ERIC Number: ED340190
Record Type: RIE
Publication Date: 1991-Apr
Social Interactions between Children with Cancer or Sickle Cell Disease and Their Peers: Teacher Ratings.
Noll, Robert B.; And Others
This study compared the social reputation of: (1) children with a cancer which did not involve the central nervous system (N=26); (2) children with a primary malignancy involving the central nervous system (N=15); and (3) children with sickle cell disease (N=33) to matched, same classroom peers using a measure of social reputation, the Revised Class Play (RCP). All children were ages 8 to 15. Each child's classroom teacher completed the RCP, which assesses sociability-leadership, aggressive-disruptive, and sensitive-isolated interpersonal qualities. Analysis showed children with cancer were nominated more often for roles on the sociability-leadership dimension and less often for roles on the aggressive-disruptive factor. Brain tumor survivors were nominated more often for sensitive-isolated roles. Children with sickle cell disease were not significantly different from peers. Results suggest that chronic illness per se does not have a negative impact on children's social reputation. The data demonstrated that the stressful life events associated with cancer or sickle cell disease did not have a significant negative impact on school adjustment for school-aged children with these diseases. Includes 29 references. (DB)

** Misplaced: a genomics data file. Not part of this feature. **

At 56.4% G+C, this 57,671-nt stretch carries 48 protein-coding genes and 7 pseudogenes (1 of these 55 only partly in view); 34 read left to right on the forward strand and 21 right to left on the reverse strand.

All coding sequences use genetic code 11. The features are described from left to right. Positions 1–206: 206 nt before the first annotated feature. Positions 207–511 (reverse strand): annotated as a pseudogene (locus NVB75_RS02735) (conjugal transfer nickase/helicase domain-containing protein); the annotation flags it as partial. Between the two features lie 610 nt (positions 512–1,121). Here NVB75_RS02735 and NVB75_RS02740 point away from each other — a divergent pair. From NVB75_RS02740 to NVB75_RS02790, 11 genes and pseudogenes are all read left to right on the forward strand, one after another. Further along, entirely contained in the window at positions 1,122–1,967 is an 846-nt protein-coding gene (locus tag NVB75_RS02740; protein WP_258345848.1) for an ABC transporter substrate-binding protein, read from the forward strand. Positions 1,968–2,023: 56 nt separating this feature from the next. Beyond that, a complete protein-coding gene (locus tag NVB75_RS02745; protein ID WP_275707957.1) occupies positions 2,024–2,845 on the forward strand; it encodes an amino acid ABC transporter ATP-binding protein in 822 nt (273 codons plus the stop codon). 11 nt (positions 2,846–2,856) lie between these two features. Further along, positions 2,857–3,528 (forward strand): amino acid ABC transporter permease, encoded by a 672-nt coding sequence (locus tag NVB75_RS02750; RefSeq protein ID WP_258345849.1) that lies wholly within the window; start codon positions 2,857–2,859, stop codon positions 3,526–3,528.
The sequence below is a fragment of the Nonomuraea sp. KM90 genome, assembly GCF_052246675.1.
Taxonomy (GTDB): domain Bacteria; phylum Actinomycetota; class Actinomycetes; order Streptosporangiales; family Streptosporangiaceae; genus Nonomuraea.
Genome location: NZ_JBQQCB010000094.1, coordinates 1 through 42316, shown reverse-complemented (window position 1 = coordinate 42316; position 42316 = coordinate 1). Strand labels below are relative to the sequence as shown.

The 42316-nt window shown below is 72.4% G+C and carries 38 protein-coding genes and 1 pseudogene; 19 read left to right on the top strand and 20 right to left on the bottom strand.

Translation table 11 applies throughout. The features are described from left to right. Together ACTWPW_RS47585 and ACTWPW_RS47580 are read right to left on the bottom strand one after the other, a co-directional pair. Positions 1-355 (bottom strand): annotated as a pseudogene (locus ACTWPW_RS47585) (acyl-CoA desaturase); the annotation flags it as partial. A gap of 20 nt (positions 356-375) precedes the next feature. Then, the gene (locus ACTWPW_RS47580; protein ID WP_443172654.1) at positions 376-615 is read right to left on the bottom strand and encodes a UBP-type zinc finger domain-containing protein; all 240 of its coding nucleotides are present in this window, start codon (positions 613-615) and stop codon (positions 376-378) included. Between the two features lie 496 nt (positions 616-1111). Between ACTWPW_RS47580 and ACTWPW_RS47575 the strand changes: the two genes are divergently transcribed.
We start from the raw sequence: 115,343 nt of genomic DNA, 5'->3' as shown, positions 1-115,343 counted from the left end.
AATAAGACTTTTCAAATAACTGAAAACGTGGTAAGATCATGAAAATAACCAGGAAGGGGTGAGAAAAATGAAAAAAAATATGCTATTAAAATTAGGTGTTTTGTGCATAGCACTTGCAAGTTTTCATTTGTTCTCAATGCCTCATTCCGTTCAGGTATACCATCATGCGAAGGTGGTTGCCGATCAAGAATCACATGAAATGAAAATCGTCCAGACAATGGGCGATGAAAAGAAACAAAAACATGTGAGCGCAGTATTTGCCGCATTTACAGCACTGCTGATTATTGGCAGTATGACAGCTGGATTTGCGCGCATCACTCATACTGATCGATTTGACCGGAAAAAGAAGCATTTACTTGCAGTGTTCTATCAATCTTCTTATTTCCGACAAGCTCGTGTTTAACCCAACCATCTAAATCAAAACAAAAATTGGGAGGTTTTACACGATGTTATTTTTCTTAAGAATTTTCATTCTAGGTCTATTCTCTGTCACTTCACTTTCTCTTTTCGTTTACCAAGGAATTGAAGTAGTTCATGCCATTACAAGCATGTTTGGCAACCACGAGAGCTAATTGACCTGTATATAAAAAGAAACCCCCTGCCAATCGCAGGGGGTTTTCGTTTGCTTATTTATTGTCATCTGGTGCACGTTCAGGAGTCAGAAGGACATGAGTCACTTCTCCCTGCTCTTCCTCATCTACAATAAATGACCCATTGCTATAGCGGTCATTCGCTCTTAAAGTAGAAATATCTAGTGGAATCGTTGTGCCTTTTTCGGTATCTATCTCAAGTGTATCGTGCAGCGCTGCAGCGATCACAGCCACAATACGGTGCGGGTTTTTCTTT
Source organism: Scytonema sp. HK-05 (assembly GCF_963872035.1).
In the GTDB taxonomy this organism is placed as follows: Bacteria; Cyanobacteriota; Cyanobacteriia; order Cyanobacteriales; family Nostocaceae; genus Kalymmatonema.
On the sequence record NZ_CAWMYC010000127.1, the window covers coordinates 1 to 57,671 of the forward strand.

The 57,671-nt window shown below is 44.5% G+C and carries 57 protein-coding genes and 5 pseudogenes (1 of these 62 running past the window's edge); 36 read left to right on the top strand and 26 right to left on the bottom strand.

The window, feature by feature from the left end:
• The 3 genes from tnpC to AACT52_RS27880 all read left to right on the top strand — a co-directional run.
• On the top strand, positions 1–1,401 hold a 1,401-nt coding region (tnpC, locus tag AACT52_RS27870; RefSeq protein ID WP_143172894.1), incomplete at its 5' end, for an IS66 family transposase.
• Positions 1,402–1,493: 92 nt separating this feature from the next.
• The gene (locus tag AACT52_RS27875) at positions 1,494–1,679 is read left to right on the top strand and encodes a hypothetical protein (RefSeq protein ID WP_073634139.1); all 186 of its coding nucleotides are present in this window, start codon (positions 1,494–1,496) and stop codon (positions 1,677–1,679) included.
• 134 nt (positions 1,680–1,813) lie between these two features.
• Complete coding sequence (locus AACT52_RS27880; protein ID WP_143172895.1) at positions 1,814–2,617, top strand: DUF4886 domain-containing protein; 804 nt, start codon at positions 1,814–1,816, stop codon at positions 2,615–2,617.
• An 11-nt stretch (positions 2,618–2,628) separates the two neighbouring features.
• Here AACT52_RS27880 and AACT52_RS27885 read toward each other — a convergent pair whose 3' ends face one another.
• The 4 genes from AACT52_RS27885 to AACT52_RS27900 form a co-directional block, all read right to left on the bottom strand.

Publication Type: Speeches/Meeting Papers; Reports - Research
Education Level: N/A
Authoring Institution: N/A
Note: Paper presented at the Biennial Meeting of the Society for Research in Child Development (Seattle, WA, 1991).